Acushnet, Massachusetts. August 12, 2016
We are in the business of creating a more caring community – daunting, to say the least, what with global warming, terrorism, congress, the senate, Wall street, child poverty, recent politics and random shootings. I’ve written about this before, nothing new, just maybe a little more depressing. We have reached a place as a society that is truly upside down.
Now, for a story of hope and its most amazing, albeit convoluted, recipe. If you’ll bear with this writer, (It’s not the shortest of stories) I promise to fit all the disparate pieces together to explain why I am so hopeful.
This story comes together when we meet Sofia, a 3rd grader, who wanted to spend some time volunteering over her summer break (her mom Christine is amazing). Sophia happened to arrive at the factory the same day that our friends at Honey Bee City sent us the new additions to our beehive and a free youth helmet. Two minutes after Sofia and her little brother and Mom arrived, our resident volunteer gardener and chief beekeeper, Bill O’Keefe, arrived, to check on the honey bees and our new tomato crop!
Here is where I must digress for a few minutes, for some context.
Let me back up to the summer of 2015. I was talking to Wayne Walega. Wayne’s wife, Ruth Ann, is an Uber Volunteer and she spends hundreds of hours with us each year. Wayne had volunteered to put moldings around my office door and to fix the dressing room doors in the thrift store. Wayne is pretty handy, but I had no idea of his secret designer and drawing skills. I was telling him how we had lost our tomato garden because of the move from New Bedford to Acushnet and how it would be wonderful to somehow re-build it, problem being: there was no easily accessible land, as our huge parking lot had just been paved. Wayne reminded me that there was a small strip of land between the lots and he could envision putting raised beds there. The next morning my inbox had an email from Wayne with a drawing.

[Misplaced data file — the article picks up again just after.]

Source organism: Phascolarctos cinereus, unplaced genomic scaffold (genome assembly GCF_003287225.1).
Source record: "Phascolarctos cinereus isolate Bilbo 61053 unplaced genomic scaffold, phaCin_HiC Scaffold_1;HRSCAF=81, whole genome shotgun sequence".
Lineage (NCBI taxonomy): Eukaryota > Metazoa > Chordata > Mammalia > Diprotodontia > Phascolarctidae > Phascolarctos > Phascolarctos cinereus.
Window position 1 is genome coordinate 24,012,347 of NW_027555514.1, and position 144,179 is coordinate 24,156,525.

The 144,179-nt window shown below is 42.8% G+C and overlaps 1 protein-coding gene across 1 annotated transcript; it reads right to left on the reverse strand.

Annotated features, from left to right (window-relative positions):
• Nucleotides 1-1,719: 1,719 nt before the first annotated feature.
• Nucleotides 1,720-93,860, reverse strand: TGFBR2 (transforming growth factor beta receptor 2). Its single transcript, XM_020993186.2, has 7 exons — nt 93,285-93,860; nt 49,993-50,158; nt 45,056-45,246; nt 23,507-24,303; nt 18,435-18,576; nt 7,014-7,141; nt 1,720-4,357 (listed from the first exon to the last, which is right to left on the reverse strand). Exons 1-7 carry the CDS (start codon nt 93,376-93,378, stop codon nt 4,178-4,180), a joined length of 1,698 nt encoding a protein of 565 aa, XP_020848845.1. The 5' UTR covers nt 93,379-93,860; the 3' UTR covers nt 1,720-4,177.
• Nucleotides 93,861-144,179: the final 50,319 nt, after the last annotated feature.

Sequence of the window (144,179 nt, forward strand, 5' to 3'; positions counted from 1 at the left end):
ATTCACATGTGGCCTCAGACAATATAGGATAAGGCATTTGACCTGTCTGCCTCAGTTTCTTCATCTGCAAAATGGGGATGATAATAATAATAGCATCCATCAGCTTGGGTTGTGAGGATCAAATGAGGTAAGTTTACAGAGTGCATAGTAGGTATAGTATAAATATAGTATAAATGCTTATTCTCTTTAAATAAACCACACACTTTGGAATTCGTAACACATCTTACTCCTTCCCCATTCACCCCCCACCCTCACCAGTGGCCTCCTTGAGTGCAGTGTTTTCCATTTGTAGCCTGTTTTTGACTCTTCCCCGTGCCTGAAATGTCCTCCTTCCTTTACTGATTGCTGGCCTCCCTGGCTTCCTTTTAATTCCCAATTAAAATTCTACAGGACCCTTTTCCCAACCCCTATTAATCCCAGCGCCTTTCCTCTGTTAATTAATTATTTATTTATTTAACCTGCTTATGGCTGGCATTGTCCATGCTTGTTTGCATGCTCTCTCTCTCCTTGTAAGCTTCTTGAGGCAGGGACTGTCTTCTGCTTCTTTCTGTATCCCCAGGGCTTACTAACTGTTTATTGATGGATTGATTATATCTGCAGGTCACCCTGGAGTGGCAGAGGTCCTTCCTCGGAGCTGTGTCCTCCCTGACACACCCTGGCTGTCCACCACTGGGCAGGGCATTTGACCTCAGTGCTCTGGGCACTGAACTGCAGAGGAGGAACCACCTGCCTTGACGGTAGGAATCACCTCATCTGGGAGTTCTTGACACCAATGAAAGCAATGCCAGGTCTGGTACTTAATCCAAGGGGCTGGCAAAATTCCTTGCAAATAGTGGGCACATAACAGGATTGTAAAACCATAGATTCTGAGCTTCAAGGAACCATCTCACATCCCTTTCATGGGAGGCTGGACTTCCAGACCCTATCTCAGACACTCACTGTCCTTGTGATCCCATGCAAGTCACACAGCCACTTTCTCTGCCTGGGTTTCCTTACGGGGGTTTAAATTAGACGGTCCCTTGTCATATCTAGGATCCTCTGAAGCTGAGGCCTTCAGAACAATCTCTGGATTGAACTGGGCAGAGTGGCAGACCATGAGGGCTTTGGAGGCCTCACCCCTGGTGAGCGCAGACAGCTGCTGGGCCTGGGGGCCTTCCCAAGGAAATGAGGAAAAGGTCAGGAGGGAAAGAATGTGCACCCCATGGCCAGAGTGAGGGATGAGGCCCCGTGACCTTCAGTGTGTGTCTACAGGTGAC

A week later, I received a call from Erik Andrade, a talented artist and community activist, who was managing a summer crew of students from The Trustees Of Reservations in Westport and asked if we had a meaningful project. I showed Erik the drawing, he made a parts list and his crew built the beds.
Jim Bruce at E.L. Morse Lumber in Wareham supplied the lumber and hardware needed. Jim is one of our earliest adopters and acts as a permanent drop-off location for Wareham and vicinity donors.
Then Paul and Jilly from Great Scapes Nursery wrote another chapter of our story. Paul showed up one morning with two truckloads of soil and stone, plus all the special fabric needed to line the beds. We were good to go – except we had missed our planting time to grow tomatoes. Then another wonderful turn; our philanthropic landlord had eight pear trees planted, one between each bed!
When school starts back up, we go into high gear facilitating thousands of local students in community service. One of our student groups from Tabor Academy, fostered a crew to put the beds to sleep for the winter. What they did not tell us at the time was that they had planted bulbs for a spring surprise! So … in March of this year, we were visibly reminded of what spring really means. I was struck by a Charlotte Bronte quote – “Spring drew on…and a greenness grew over those brown beds, which, freshening daily, suggested the thought that Hope traversed them at night, and left each morning brighter traces of her steps.”